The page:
Editor's Note: This article first appeared in Fire Pit Collective, a Golf Digest content partner.
AUGUSTA, Ga. — The rain was cold and it was falling straight down. Friday’s windstorms, the ones that felled tall pines, flattening chairs but amazingly not people, was on a path for Dodge. The air mass above Augusta National was still. The smell of burning cedar from a clubhouse fireplace was trapped in the low sky, soaked fans only 50 feet and one white brick wall away from the cozy warmth of the deeply lucky. More than a few fans were wearing the merch item of the year, a baseball hat with six big letters above the brim: PATRON. When Augusta National developed its irony gene, nobody knows, but survey says WE LIKE.
You make $3.2 million for winning. The club gives you a green sport coat. You pick up the tab for the Champions Dinner. Tuesday night, April 9, 2024, is the next one. A google search for “Brooks Koepka’s favorite food” turns up nothing. Not that anybody has a phone on the golf course. But the giant leaderboard beside the first fairway did show Koepka with a four-shot lead through six holes of the third round.
We’re not counting chickens or anything else. Thirty holes of Sunday golf and 10 miles of walking remain. But this Brooks Koepka is an ox.
Jon Rahm, four behind him, is a bull.
Sam Bennett is a young man with a lot of swagger and a suddenly famous tattoo on his left arm. (Don’t wait to do something.—Pops.) He’s a 23-year-old who was three shots behind Rahm, and seven shots behind Koepka, when the shrill horns were sounded through the golf course, suspending play for the day at 3:15 p.m.
Thirty holes won’t faze Bennett. He played 36 holes in the Sunday finale of last year’s U.S. Amateur in a 1-up win over Ben Carr. When you’re skinny and fit and 23, you can play all day.
When Tiger Woods was the low amateur at the 1995 Masters, his caddie was Tommy Bennett, a Black man and a club caddie from a historic Black neighborhood in Augusta called Sand Hills. (You might guess no relation—Sam Bennett is white–but who knows?) It was Tiger’s first Masters, and he made the cut. Maybe 28 years from now, Sam Bennett will be playing in the Masters, as Woods is this year. Yes, Tiger Woods made the cut on the number. He’s 47. Phil Mickelson is on the leaderboard. He’s 52. Fred Couples made the cut. He’s 63. Golf does long well.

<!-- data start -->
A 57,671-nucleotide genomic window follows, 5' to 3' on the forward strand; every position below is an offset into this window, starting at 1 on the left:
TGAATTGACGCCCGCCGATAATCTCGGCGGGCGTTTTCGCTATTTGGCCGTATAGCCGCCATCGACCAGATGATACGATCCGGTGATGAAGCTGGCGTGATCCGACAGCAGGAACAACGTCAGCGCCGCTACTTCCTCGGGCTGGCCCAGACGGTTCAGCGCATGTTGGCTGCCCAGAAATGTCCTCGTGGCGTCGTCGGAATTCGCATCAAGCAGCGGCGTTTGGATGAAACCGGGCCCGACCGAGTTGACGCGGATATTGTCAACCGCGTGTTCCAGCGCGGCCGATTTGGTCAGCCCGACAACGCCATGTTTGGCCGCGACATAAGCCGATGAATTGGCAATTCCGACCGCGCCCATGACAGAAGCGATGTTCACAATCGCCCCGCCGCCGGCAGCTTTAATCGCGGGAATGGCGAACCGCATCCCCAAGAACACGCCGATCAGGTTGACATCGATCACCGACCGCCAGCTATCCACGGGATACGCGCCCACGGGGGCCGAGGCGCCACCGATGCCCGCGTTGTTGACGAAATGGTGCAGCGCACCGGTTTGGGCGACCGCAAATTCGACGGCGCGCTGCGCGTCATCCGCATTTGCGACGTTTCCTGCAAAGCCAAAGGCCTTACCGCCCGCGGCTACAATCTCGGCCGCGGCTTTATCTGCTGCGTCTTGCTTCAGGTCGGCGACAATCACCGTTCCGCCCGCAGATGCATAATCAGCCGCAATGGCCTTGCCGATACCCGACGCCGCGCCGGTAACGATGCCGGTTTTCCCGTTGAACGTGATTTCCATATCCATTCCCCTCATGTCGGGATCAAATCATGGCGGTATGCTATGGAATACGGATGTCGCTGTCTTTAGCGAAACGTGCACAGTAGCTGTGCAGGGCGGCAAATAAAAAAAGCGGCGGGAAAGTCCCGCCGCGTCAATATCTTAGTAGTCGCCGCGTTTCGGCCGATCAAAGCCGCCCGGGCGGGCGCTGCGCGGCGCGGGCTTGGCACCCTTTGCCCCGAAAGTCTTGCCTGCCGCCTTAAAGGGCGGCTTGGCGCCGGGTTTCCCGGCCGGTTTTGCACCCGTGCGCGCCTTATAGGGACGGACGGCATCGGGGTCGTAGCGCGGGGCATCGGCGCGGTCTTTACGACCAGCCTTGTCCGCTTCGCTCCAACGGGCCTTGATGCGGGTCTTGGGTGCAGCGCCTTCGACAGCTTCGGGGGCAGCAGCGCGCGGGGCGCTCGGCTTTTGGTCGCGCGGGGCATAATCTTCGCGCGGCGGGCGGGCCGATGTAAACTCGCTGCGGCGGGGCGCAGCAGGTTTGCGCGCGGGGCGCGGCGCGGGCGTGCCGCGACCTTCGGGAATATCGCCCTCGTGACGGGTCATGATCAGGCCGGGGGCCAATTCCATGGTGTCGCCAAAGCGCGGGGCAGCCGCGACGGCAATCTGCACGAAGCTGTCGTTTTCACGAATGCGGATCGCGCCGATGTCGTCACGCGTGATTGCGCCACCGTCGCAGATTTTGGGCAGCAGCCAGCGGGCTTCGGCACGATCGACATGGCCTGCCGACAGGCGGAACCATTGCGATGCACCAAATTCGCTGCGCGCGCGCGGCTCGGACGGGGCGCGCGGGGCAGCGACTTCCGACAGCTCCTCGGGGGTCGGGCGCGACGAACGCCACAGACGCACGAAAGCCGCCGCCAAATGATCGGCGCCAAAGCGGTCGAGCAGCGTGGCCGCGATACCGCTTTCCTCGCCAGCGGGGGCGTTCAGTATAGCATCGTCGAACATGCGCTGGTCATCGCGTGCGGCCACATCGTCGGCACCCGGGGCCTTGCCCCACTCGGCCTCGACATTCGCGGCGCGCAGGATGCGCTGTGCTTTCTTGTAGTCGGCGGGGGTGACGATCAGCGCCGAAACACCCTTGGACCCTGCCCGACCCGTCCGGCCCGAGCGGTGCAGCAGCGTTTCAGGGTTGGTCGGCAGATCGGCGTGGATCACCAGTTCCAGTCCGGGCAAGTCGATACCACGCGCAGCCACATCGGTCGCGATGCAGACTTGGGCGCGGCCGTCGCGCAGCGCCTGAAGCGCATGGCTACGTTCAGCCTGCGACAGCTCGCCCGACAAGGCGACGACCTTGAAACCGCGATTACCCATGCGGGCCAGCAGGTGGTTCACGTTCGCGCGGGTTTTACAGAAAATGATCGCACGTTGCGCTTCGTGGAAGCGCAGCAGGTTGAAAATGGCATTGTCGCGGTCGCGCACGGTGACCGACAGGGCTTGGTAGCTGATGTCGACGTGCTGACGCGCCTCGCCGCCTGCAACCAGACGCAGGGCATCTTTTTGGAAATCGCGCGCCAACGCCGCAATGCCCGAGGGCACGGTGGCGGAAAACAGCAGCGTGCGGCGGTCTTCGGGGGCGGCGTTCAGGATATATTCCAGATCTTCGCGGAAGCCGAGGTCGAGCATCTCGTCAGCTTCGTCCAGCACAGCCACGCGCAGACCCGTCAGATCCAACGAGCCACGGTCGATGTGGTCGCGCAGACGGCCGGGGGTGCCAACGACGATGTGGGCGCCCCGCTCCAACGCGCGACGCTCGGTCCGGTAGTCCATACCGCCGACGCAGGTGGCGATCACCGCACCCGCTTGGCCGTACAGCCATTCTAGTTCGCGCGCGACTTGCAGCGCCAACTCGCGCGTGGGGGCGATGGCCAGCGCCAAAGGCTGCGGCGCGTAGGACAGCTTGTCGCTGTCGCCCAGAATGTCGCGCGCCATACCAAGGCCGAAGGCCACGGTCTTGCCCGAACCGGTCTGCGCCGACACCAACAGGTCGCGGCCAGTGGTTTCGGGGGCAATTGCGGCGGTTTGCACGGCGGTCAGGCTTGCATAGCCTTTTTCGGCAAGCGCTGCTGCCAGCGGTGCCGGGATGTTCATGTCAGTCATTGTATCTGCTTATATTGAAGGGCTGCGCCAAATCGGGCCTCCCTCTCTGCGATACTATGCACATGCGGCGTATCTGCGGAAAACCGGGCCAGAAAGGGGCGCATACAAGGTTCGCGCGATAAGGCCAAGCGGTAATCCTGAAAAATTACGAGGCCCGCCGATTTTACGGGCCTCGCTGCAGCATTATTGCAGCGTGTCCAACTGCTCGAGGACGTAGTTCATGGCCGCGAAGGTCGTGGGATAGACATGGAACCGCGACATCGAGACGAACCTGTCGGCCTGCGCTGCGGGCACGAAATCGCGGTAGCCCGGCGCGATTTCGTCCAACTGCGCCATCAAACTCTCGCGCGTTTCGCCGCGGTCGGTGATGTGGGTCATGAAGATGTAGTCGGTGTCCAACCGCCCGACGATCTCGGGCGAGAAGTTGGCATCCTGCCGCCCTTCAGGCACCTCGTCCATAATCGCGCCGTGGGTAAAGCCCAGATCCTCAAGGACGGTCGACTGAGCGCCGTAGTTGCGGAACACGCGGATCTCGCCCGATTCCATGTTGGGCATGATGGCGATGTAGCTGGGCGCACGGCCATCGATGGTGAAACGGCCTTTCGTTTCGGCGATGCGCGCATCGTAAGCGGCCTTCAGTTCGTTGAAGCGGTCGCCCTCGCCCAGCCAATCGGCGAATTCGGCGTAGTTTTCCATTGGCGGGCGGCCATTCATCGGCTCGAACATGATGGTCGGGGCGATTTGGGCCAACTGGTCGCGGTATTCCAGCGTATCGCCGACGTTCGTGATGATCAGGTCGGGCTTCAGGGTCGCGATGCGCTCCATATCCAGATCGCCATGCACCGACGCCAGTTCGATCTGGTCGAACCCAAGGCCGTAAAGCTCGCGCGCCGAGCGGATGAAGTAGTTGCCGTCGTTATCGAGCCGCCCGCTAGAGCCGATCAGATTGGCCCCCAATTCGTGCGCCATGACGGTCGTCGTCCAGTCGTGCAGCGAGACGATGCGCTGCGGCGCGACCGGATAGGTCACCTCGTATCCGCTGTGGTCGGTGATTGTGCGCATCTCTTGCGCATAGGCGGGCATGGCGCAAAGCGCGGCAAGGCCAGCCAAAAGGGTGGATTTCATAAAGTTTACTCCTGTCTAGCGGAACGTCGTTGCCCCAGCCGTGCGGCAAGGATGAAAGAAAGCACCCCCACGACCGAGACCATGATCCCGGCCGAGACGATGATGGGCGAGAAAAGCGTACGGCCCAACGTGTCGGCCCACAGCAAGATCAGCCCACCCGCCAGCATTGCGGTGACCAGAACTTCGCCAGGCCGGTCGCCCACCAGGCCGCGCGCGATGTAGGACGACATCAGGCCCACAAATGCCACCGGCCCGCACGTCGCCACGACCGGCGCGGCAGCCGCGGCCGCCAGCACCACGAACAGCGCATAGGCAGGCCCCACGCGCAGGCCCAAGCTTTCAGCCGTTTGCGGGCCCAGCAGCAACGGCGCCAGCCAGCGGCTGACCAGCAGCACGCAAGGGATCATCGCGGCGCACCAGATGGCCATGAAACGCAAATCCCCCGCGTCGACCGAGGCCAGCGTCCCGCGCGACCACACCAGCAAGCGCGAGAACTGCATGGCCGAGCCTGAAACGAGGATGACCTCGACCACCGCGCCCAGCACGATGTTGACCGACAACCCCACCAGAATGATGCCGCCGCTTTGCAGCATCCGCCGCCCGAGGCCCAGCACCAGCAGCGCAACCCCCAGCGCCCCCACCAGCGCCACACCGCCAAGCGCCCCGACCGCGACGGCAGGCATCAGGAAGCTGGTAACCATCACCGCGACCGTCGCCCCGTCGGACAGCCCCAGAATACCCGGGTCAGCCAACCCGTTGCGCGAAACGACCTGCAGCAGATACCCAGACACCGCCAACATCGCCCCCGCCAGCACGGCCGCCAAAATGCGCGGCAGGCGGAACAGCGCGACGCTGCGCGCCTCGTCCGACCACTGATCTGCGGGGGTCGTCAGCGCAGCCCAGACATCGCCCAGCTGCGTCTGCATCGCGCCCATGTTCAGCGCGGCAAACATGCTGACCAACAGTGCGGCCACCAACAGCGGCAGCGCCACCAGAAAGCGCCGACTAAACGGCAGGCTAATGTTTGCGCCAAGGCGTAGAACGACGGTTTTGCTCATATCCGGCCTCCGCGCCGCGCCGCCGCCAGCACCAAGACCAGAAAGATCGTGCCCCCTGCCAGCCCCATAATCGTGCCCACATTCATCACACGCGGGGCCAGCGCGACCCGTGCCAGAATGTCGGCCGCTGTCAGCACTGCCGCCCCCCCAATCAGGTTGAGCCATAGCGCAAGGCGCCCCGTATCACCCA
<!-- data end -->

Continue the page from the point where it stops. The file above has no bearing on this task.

It was miserable, out on the course on Saturday. Your feet were wet and your bones were cold and every step was treacherous. Downhill was the hardest part. Every patron will tell you that, every caddie, every player with a reconstructed knee. Koepka will tell you that. Tiger, too. I went splat on one occasion. The last time I had done that at Augusta National was in 2005, caddying in the tournament. The caddie sheet said you had to wear tennis shoes. I wore tennis shoes, Stan Smiths. Fluff (Mike Cowan), helping me up off a wet downhill part of the 1st hole, said don’t wear tennis shoes.
Tiger is like a warrior. That has been his mindset all his golfing life, as an amateur and as a pro. Years ago, I remember when the horn sounded and play was suspended as he stood on the 17th green. He had been playing poorly and so had his playing partner, Thomas Bjorn of Denmark. Bjorn was motioning for Woods to get into a waiting van for a ride back up the hill to the clubhouse when Woods said to him, “Do we deserve it?” They hiked on up.
On Saturday, Woods was playing with Sungjae Im of South Korea and Thomas Pieters of Belgium. Pieters, like Woods, is represented by Mark Steinberg and his company, Excel Sports. Or he was. Pieters went LIV in February and Steinberg, like Woods, famously aligned with Jay Monahan and the PGA Tour, dropped Pieters. Now here was Tiger, playing beside the tall and lanky Belgian, with Steinberg inside the clubhouse, wisely enjoying its creature comforts.
The horn sounded when Woods and Pieters and Im were on the 17th green. Poor Tiger. He walked across the green like an old man, covered in rain gear, an umbrella over his head, a baseball hat and a ski cap on it. His left foot could only go a foot or two beyond his right with ever step. His pain was obvious. Cold rain. Manmade body parts. No sleep. An awkward pairing. (Not Im.)
Pieters decided to play a chip shot before calling it a day, a smart thing to do. Always easier to restart with a putt than a chip. Woods, a study in patience, stood and watched, stood and watched as more cold rain pounded his umbrella. Pieters chipped and marked, and Woods waited for him to come off the green before they headed off to a waiting van.
Michael Bamberger welcomes your comments at Bamberger@firepitcollective.com